The differential diagnosis of wrist pain is of course extensive. Soft tissue injuries such as tears of the scapholunate ligament, lunotriquetral ligament, or triangular fibrocartilage complex can lead to chronic pain and/or instability of the wrist. Occult or missed carpal fractures, most commonly of the scaphoid, resulting in a nonunion, can also lead to persistent wrist pain and weakness. These soft tissue and bony injuries can be differentiated from Kienböck’s disease based on the location of tenderness on physical exam and, ultimately, on the radiographic findings.
Additionally, numerous conditions not associated with trauma can present similarly. Inflammatory or degenerative wrist arthritis results in chronic wrist pain but typically affects older patients or involves other joints in addition to the wrist. Dorsal ganglions can produce wrist pain with an insidious onset, but are associated with a palpable soft tissue mass that is not present in Kienböck’s. Ulnar abutment may also present with wrist pain and radiographic changes in the lunate, but it is differentiated with magnetic resonance imaging (MRI). Finally, avascular necrosis of the scaphoid (Preiser’s disease) or proximal capitate may present similarly to Kienböck’s but can be differentiated from it based on radiographic and advanced imaging findings.
Wrist pain associated with fever, chills, and erythema about the wrist may be due to underlying infection requiring urgent diagnosis and treatment. Night pain awakening the patient from sleep may be due to occult malignancy requiring accurate diagnosis to guide treatment. Pain with ulnar deviation of the wrist may be due to ulnar impaction, a diagnosis frequently confused with Kienböck’s disease. Finally, multiple joint pain and swelling may suggest a systemic inflammatory arthritis rather than a localized process like Kienböck’s disease.
Treatment Options and Outcomes
Numerous treatment options have been described with variable results. The earliest stage of the disease is initially treated conservatively with splint or cast immobilization. If symptoms persist despite conservative treatment, surgery is considered. Surgical intervention, in early stages, includes revascularization procedures or joint unloading treatments to decrease the load on the lunate.
In patients with neutral or ulnar positive variance and preservation of lunate height, revascularization procedures can be considered. Implantation of a vascular pedicle as well as several different pedicled vascularized grafts have been described including the fourth extracompartmental artery, second dorsal metacarpal artery, a pedicled vascular pisiform, the pronator quadratus bone flap, dorsal distal radius pedicled grafts, and nonvascularized bone grafting. Each of these procedures requires an intact cartilage shell with no degenerative changes.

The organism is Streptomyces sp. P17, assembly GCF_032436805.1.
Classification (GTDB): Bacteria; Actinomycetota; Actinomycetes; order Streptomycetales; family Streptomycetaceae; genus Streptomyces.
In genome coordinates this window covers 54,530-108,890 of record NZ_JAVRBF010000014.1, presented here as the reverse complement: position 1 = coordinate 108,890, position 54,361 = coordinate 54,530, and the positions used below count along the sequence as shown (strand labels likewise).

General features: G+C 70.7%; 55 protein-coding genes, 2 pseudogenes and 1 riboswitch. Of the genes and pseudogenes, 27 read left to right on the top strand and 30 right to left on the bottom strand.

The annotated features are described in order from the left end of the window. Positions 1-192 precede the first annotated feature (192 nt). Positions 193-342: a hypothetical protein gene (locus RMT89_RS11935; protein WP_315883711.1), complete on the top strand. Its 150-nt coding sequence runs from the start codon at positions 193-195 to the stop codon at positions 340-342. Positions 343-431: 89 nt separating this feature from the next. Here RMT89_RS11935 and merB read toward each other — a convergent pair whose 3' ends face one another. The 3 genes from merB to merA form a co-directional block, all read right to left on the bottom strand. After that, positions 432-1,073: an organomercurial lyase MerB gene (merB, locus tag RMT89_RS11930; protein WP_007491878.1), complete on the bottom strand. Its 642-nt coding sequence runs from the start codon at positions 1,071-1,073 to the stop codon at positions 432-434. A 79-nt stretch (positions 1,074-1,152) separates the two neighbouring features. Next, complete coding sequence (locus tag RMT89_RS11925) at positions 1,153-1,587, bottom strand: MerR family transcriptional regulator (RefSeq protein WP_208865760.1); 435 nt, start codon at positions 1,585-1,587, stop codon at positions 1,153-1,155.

In patients with ulnar minus variance with no degenerative changes, joint leveling procedures such as radial shortening or, less commonly, ulnar lengthening, to produce 1-mm ulnar positive variance can be considered to offload pressure on the radiolunate joint. Capitate shortening to decrease the forces across the lunate has also been described (for ulnar neutral or positive variant patients).
If carpal collapse or degenerative changes are present, then proximal row carpectomy or limited fusion of the scaphoid, trapezium, and trapezoid or the scaphoid and capitate is preferable to correct and maintain carpal alignment. For patients with advanced pancarpal arthritis, total wrist fusion is the most reliable means of achieving durable pain relief.
Given the relative rarity of the disorder, current literature reporting treatment outcomes in Kienböck’s disease is limited to small retrospective studies. Non-operative treatment has demonstrated limited success, with most patients worsening or experiencing no significant change in their symptoms.
Vascularized bone grafting procedures have demonstrated successful outcomes. Several studies have demonstrated subjective pain improvement in greater than 90% of patients, improvement in grip strength to nearly 90% of the contralateral hand, and arrest of lunate collapse or evidence of revascularization in approximately 60-70% of patients. Joint leveling procedures such as radial shortening osteotomy have yielded similar results with well over 90% of patients noting improvement in their pain; however, fewer patients demonstrate evidence of lunate revascularization. While patients treated with revascularization or joint leveling procedures may have radiographic evidence of progression of arthritic changes, these do not generally correlate with subjective symptoms.
Risk Factors and Prevention
Several anatomical variations may predispose an individual to developing Kienböck’s disease. Negative ulnar variance is thought to make Kienböck’s disease more likely, as noted above. Likewise, radial inclination flattening, decreased extraosseous supply to the lunate, and diminished intraosseous arterial branching may increase the risk of the disorder. Additionally, several systemic conditions — including sickle cell anemia, gout, systemic corticosteroid use, and cerebral palsy — have been reported to have an association with Kienböck’s, although a clear increased risk warranting screening studies in these patients has not been shown.
Repetitive microtrauma may also increase the risk of Kienböck’s, as it has been noted that the condition commonly affects the dominant hand of laborers. This is likely the only modifiable risk factor; however, the exact offending activity has not been elucidated. As with many other musculoskeletal complaints, activity modification and avoidance of aggravating activities is a reasonable first step in preventing further injury.
Kienböck’s disease is named for the Austrian radiologist, Dr. Robert Kienböck who described the disorder in 1910.
lunate, avascular necrosis, Kienböck’s disease, lunatomalacia, vascularized bone grafts
Skills and Competencies
Recognize radiographic and MRI images of lunate avascular necrosis. Relate surface anatomy of the wrist to underlying carpal anatomy to facilitate accurate palpation and localization of the point of maximum tenderness. Describe the rationale for various treatment options to patients with the disorder.